Six-day Creation

Please allow me to compliment you on your beautiful and inspiration- giving magazine. I have a couple of questions: (1) Three world religions, namely Christianity, Judaism, and Islam, say that God created the world in six days. What does this mean? Is there an explanation to be found in the Vedic scriptures? (2) Why do Krsna's avataras always appear on Indian soil?

Keshen Mathura
via the Internet


OUR REPLY: The complexity of the Vedic descriptions of creation and the time spans involved would suggest that the six-day creation is a simpler explanation for people in general. The idea of a six-day creation naturally raises questions. For example, what "days" are we talking about? The Vedas say that on the heavenly planets one day is equal to our six months. And if we were to use Lord Brahma's days (he is the empowered creator), each one would be 4.3 billion years long. So, even assuming the creation took six days, if those were God's days the creation would have taken a very long time from our perspective.

As for Lord Krsna's avataras always choosing India, the Vedas say that Bharatavarsa (India) is a pious land favored by the Lord. Krsna is a person, so by favoring a particular place when He descends, He's simply displaying His prerogative.

Vedic Astronomy

Thank you for your well-presented research article "Advanced Astronomy in the Ancient Vedas" in BTG Nov/Dec 1997 showing how the ancient Vedic text Srimad-Bhagavatam seems to give an accurate map of the planetary orbits known to modern astronomy.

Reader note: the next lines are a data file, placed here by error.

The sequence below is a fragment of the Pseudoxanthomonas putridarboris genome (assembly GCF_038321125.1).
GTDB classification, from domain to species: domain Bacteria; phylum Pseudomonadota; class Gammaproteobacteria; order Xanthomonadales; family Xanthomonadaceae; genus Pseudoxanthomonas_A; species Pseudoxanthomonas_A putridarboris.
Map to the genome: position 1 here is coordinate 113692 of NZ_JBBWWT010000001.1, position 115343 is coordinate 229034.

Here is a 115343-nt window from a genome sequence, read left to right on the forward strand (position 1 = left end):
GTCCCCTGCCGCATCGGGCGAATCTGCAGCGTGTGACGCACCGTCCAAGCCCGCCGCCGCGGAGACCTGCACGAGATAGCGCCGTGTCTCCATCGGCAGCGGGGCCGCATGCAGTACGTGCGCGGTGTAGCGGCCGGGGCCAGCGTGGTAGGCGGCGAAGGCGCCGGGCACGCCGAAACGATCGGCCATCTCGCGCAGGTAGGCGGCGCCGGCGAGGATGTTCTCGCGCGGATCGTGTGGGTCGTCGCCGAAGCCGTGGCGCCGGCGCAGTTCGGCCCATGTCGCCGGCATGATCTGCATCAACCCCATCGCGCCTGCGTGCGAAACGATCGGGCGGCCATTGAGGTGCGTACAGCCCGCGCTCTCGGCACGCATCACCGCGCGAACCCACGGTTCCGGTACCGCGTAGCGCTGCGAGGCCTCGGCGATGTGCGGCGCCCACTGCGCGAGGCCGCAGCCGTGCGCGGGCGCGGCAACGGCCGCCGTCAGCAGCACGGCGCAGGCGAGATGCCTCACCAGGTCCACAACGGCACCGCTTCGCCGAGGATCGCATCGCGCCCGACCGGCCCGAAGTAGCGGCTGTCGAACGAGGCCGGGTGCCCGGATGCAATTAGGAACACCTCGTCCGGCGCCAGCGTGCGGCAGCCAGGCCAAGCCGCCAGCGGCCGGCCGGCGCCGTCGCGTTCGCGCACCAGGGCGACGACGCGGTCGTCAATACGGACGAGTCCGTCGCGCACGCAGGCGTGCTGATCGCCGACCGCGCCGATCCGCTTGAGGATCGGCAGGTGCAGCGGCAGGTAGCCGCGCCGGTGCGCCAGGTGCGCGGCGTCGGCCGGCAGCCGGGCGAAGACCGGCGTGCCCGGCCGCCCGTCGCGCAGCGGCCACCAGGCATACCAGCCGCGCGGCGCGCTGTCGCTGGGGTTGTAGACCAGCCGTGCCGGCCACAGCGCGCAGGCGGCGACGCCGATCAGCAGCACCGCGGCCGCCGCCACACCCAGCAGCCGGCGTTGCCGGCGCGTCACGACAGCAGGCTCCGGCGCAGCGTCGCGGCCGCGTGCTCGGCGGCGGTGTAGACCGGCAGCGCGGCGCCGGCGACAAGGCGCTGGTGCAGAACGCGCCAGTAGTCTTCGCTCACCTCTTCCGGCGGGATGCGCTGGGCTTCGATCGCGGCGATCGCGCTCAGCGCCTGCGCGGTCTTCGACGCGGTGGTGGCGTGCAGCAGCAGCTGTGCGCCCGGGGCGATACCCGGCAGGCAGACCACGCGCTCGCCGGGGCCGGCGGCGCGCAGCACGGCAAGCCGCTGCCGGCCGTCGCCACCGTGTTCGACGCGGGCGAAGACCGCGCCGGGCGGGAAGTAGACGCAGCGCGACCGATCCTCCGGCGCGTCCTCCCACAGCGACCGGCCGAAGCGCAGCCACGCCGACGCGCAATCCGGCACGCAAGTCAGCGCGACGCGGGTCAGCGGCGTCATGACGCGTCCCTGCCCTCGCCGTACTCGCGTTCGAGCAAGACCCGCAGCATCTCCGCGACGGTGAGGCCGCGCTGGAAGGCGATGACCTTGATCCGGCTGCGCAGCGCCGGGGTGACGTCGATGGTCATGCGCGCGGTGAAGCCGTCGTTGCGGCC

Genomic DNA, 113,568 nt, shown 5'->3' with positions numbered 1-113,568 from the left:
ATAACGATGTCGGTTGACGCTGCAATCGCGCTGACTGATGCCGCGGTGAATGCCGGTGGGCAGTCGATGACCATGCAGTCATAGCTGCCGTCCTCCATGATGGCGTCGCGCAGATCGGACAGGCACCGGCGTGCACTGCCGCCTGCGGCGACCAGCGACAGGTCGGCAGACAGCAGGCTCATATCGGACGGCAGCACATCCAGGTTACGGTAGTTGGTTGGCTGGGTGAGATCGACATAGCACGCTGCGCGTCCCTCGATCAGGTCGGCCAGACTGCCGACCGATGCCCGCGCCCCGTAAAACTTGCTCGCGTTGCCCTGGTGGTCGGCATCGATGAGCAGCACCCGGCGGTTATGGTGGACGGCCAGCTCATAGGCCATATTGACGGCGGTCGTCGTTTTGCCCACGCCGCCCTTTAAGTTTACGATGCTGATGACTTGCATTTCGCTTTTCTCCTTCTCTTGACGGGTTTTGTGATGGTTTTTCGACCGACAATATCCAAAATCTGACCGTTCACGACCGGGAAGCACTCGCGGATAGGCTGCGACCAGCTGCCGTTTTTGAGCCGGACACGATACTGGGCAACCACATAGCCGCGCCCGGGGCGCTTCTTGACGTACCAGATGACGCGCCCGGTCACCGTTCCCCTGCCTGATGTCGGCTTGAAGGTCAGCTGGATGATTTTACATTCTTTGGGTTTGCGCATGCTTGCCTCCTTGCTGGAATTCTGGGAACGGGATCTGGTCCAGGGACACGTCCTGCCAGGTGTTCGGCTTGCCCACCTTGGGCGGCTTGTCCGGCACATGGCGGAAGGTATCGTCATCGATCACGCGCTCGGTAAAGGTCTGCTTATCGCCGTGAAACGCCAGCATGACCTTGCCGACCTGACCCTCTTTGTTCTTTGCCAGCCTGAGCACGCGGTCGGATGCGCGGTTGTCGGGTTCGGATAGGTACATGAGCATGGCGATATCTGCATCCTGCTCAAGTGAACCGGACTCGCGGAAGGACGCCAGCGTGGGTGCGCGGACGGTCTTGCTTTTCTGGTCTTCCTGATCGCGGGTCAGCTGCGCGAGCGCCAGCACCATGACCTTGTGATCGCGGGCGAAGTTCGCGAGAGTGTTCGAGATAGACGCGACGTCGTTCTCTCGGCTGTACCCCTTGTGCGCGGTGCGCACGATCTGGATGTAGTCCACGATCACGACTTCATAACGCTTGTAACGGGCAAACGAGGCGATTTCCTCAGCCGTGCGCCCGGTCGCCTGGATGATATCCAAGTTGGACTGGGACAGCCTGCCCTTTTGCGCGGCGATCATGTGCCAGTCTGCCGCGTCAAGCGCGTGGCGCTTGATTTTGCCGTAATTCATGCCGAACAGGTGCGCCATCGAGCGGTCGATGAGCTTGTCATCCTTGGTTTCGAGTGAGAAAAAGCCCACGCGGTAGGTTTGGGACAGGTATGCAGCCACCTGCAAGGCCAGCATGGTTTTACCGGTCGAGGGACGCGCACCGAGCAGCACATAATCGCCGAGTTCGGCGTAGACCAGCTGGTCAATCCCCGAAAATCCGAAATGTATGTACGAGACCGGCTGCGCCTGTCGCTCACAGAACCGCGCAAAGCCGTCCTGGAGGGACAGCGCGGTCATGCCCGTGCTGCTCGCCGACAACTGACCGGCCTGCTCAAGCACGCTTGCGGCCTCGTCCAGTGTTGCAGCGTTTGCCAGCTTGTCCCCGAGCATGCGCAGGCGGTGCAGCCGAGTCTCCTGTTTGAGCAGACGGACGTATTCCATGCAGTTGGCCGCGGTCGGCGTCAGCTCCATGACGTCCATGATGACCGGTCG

Towards the end of the article Sadaputa Dasa summarizes by saying, "It would seem that Bhumandala can be interpreted as a realistic map of the solar system, showing how the planets move relative to the earth."

Although he seems to show convincingly that the Bhagavatam corroborates modern astronomy, he seems to bring up an even bigger inconsistency. Modern astronomy seems to show that there are many suns and many similar disk-shaped solar systems observable through our telescopes, all contained within this same universe. That seems to be at odds with the Bhagavatam presentation, which says that the plane of Bhumandala, our solar system, extends out to the edge of a self-contained brahmanda, or a universe enclosed by a thick shell of elements surrounding only one sun.

Maha Visnu Swami
Katmandu, Nepal


SADAPUTA DASA REPLIES: We can see that the Bhagavatam is describing the solar system. Even if we ignore my analysis in the "Advanced Astronomy" article, we can make the simple observation that 4 billion miles is a reasonable figure for the size of the solar system, but it is utterly insignificant compared with the distance to the nearest star, according to modern astronomy.

We should be realistic and recognize that the Bhagavatam is describing the solar system, not the universe of stars and galaxies. The point of my article is that the Bhagavatam is describing the solar system very accurately.

The Bhagavatam mentions stars, but they do not fit into the solar system map I discussed in the "Advanced Astronomy" article. I did not discuss stars in the article, so let me make a few observations about them here:

First of all, the Bhagavatam places the stars within the shell of the brahmanda. This means they must be closer to us than about 2 billion miles. According to modern astronomy, the nearest star is about 4 light-years away. This comes to about 23 trillion miles, or 11,500 times the distance to the shell of the brahmanda. Most stars are much farther away than this. Clearly, the Bhagavatam differs from modern astronomy regarding the distances to stars. Taken literally, the Bhagavatam does not give us a good map of the stars in three-dimensional space.